Can you explain your issue in more detail? The behavior in MsueScore 3 is absolutely standard, it's how virtually all published music is produced, how all engraving guidelines recommend, etc. If you want the crescendo to stop before the last note, then simply end it with the previous note. Ending at the last note is required by the rules of music notation to end to the end of the note's duration. If you wish to have the crescendo stop at some point after the start of the last note but before the end of its duraiton - which would be exceedingly rare - you can do so manually. but under normal circumsatcne, either end with previous note or with the last and in both cases the hairpin extends to the end of the duration of its end note.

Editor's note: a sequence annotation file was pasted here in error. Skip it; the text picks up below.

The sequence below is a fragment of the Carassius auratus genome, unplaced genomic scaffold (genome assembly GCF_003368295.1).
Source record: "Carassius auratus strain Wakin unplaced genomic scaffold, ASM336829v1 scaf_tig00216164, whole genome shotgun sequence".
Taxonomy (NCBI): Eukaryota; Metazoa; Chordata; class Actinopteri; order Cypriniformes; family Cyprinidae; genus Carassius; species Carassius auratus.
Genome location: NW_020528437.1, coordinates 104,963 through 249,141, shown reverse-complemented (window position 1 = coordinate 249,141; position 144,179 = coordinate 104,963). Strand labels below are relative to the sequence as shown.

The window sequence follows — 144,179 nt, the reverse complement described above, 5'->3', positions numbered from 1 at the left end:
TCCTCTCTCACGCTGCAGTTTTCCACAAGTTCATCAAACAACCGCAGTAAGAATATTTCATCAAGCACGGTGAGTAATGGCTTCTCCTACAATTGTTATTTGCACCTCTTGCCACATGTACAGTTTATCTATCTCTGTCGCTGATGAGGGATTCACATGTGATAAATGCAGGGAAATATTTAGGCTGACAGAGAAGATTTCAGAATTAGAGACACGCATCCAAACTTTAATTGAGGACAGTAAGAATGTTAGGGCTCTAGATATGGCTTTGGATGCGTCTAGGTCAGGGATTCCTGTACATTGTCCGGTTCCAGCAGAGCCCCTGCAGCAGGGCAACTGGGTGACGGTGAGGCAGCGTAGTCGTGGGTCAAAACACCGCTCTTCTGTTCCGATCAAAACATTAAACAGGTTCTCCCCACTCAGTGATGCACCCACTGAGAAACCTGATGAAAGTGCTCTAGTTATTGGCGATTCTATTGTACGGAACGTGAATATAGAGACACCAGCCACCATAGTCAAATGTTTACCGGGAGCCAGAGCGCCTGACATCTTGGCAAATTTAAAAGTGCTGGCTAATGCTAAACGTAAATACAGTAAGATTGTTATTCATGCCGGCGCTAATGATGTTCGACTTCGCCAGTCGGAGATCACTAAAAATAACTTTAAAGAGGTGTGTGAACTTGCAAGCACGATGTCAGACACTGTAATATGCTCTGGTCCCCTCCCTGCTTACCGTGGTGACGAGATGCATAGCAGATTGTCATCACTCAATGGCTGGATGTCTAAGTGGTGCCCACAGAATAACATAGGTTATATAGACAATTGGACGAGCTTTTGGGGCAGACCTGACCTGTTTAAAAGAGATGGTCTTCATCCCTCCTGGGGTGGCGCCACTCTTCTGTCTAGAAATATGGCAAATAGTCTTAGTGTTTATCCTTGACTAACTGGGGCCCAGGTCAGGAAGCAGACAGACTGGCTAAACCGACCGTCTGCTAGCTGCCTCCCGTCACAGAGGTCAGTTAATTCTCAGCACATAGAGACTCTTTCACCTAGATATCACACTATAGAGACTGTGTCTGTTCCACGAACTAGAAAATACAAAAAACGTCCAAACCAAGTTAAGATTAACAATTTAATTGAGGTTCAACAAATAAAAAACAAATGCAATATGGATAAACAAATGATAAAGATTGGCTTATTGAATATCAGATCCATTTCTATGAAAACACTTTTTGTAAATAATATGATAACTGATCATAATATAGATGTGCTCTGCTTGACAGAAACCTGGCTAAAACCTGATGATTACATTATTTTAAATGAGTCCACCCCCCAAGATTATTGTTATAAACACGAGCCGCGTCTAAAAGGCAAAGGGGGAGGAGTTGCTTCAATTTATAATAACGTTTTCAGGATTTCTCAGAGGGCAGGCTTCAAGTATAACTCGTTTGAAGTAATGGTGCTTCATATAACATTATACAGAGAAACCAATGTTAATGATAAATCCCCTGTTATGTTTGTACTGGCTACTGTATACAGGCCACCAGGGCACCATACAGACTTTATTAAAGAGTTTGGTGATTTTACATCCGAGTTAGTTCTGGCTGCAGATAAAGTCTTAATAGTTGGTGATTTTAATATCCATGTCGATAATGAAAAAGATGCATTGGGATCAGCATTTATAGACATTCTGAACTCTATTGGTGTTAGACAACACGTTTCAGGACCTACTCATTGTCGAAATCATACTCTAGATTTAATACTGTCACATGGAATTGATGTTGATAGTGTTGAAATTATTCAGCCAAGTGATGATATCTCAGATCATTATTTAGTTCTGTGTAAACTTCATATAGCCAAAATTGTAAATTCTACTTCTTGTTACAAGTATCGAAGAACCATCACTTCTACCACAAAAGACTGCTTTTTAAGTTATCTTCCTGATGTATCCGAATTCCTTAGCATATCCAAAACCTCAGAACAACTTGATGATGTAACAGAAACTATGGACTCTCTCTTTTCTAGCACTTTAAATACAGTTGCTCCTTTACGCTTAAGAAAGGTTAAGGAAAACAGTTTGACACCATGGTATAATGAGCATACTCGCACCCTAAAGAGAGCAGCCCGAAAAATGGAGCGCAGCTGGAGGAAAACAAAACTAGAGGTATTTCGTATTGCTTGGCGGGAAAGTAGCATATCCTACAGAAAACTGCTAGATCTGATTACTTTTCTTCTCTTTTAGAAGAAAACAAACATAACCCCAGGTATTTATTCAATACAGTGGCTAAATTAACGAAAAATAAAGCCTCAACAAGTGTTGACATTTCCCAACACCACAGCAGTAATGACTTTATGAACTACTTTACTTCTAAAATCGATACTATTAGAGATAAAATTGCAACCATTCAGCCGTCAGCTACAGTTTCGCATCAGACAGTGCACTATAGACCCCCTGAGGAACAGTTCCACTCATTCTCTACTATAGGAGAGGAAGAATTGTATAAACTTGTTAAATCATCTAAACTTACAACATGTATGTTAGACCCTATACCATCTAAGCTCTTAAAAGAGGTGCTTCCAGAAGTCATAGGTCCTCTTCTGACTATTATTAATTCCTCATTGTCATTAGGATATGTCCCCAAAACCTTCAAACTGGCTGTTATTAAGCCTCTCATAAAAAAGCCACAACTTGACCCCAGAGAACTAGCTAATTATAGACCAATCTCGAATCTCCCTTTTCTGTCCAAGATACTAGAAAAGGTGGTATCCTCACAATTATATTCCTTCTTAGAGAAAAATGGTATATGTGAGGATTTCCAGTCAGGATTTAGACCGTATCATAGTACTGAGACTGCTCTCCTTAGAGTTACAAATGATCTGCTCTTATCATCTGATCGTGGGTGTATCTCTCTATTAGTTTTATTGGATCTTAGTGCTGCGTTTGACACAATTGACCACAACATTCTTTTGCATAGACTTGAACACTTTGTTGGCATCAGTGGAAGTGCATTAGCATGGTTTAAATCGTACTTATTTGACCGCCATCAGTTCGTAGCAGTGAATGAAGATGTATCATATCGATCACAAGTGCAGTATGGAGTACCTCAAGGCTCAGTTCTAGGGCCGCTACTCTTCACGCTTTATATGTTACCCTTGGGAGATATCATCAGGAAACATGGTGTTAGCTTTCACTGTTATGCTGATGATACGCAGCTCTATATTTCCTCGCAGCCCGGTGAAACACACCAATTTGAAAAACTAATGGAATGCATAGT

So, you shouldn't be adjusting anything manually here, you should simply be ending your dynamic at the appropriate note. In your example, what is shown is 100% correct. To see why this is crucial, change the last note to a half or whole note, and think about what you would be implying if you did not extend the hairpin to the end of the duration.

In reply to by Marc Sabatella

Also, the be clear: this has not changed since 2.3.2, not sure it was ever different. Here is 2.3.2:


and 3.1:


I really doubt you'll find many published examples violating this as a rule. Maybe here and there in tightly spaced passages where the engraver subjectively feels that reducing the density would be helpful?

In reply to by Marc Sabatella

I see dynamics stop below notes all of the time in symphonic scores. This is not true in every score, but enough that I can understand why someone might want this as an option.